Manama: Kuwait’s foreign ministry undersecretary has urged his country’s lawmakers to approve the Gulf security treaty when it is submitted to them.
“The treaty will be presented to the parliament and we hope that the MPs will endorse it,” Khalid Al Jarallah said. “We believe that this treaty will be a very important and highly influential and effective framework to confront security challenges. We do hope the Kuwaiti parliament will pass it because all the other Gulf Cooperation Council (GCC) countries have endorsed it and everybody is now waiting for Kuwait to ratify it so that it can be put into practice,” the official said, quoted by local daily Al Qabas on Wednesday.
Al Jarallah, who was attending a reception hosted by the Slovakian embassy to mark its national day, was speaking one day after Saudi Arabia’s cabinet said that it had approved the Gulf security pact upon a recommendation from the Shura (Consultative Council).
“There are those who have argued that there was a conflict between the security treaty and the Kuwaiti constitution, but in my appreciation, I see that the first article in the treaty stipulates that if there is a conflict between the provisions of the agreement and the provisions of the constitution, the priority will be for the provisions of the Constitution, and what is stated in this article applies to all the terms of the treaty,” Al Jarallah said.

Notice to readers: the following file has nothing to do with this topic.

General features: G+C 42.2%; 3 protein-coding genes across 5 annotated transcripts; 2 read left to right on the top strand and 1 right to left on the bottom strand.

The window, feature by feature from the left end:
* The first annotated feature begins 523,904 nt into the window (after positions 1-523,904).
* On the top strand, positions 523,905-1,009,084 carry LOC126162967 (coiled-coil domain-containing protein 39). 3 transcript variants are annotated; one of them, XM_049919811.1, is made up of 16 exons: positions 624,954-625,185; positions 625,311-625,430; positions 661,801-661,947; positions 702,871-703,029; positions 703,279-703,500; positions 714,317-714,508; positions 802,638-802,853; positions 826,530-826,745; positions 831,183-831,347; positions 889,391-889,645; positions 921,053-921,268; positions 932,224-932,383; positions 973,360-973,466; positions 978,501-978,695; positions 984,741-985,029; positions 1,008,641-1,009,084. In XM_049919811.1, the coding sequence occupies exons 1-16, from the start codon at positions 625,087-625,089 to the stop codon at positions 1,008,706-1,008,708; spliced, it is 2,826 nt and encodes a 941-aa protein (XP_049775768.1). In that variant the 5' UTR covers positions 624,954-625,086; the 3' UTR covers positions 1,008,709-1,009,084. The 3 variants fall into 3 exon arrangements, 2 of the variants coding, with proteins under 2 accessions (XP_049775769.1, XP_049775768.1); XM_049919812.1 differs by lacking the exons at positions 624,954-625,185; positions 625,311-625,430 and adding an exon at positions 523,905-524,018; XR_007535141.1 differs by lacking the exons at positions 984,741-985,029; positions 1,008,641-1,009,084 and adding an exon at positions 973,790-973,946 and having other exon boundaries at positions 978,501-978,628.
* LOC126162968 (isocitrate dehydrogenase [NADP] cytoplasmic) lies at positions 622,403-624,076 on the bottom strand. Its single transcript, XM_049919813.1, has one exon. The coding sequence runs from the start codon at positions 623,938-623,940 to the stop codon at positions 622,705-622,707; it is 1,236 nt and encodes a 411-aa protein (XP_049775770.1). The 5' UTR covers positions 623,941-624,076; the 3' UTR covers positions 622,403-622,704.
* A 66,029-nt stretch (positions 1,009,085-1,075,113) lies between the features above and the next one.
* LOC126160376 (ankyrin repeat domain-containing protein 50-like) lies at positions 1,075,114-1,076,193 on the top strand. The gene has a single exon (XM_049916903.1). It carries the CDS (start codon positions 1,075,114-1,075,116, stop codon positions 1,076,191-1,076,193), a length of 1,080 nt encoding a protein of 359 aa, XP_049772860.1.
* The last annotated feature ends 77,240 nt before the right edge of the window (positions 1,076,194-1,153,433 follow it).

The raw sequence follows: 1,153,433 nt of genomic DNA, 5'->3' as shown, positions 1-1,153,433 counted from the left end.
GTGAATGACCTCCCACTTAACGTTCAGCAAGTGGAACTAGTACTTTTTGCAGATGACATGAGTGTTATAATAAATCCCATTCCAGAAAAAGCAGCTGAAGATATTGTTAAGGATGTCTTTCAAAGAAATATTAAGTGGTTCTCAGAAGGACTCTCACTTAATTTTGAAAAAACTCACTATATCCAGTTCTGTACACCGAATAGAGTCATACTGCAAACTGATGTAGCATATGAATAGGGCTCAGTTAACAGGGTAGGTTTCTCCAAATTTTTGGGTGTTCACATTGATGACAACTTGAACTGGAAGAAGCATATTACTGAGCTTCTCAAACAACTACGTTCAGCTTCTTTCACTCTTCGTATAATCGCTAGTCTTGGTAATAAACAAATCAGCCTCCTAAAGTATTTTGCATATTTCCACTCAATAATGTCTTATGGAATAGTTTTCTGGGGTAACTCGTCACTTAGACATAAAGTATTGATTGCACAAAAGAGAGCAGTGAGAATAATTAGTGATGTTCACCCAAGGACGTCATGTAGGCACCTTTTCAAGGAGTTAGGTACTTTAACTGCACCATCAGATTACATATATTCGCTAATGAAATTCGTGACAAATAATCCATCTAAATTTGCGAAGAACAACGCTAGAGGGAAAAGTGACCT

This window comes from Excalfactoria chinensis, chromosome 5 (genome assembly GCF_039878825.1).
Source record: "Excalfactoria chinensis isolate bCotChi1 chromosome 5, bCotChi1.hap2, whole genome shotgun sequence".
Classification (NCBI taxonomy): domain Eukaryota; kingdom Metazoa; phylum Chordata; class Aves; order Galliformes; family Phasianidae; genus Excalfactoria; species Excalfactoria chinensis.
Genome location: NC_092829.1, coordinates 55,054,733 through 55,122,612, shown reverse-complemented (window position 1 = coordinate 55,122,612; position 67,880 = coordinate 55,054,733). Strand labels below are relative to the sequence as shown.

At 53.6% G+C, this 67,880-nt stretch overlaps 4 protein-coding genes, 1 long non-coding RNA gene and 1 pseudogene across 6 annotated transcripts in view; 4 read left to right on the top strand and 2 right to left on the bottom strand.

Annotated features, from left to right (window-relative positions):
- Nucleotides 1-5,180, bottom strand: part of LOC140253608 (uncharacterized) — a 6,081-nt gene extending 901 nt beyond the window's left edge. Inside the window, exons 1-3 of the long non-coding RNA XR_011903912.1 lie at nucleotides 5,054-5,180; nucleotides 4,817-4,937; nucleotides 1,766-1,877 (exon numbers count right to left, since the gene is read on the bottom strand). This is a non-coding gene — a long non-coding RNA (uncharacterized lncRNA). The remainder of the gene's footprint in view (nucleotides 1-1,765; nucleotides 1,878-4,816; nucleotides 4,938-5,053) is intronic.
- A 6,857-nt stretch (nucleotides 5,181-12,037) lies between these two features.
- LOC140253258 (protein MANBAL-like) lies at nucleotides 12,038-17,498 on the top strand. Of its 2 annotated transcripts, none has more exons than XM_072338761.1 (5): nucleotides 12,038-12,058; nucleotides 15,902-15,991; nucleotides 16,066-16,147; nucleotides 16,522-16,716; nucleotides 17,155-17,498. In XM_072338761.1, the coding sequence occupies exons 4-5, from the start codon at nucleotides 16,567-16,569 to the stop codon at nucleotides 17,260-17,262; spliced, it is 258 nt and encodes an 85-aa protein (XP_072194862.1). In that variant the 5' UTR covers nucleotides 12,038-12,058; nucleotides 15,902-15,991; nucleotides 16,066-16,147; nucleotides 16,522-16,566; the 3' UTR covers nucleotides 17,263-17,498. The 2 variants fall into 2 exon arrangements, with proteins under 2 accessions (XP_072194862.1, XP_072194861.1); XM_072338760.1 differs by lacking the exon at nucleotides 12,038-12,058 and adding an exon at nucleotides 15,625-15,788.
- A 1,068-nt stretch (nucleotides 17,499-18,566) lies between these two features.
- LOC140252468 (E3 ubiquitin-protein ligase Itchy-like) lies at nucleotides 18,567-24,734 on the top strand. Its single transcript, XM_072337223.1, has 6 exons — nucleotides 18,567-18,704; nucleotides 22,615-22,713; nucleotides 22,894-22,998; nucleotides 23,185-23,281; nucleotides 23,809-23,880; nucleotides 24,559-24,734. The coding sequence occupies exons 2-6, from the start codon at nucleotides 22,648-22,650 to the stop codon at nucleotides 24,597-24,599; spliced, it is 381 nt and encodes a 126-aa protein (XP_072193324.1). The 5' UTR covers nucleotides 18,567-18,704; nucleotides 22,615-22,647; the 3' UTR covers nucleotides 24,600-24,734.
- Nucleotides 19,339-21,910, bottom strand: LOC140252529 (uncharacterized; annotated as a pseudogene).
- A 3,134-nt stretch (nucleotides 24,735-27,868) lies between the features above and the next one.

“We hope that this agreement will have the support of the deputies when it is presented to them,” he said.
The treaty, an amended version of the Gulf security pact first announced at the Manama Summit in December 1994, was endorsed at the GCC summit in Bahrain in December.
Bahrain’s Interior Minister Shaikh Rashid Bin Abdullah Al Khalifa in January said that the treaty aimed “to broaden cooperation, to unify and integrate security measures and to exchange expertise, potential and information in a manner that helps the concerned security agencies to assume their tasks according to the highest standards”.
“Gulf security cooperation is based on the premise that whatever affects one GCC country affects all the other member states,” he said.
The GCC was established in Abu Dhabi in 1981 by Bahrain, Kuwait, Oman, Qatar, Saudi Arabia and the UAE.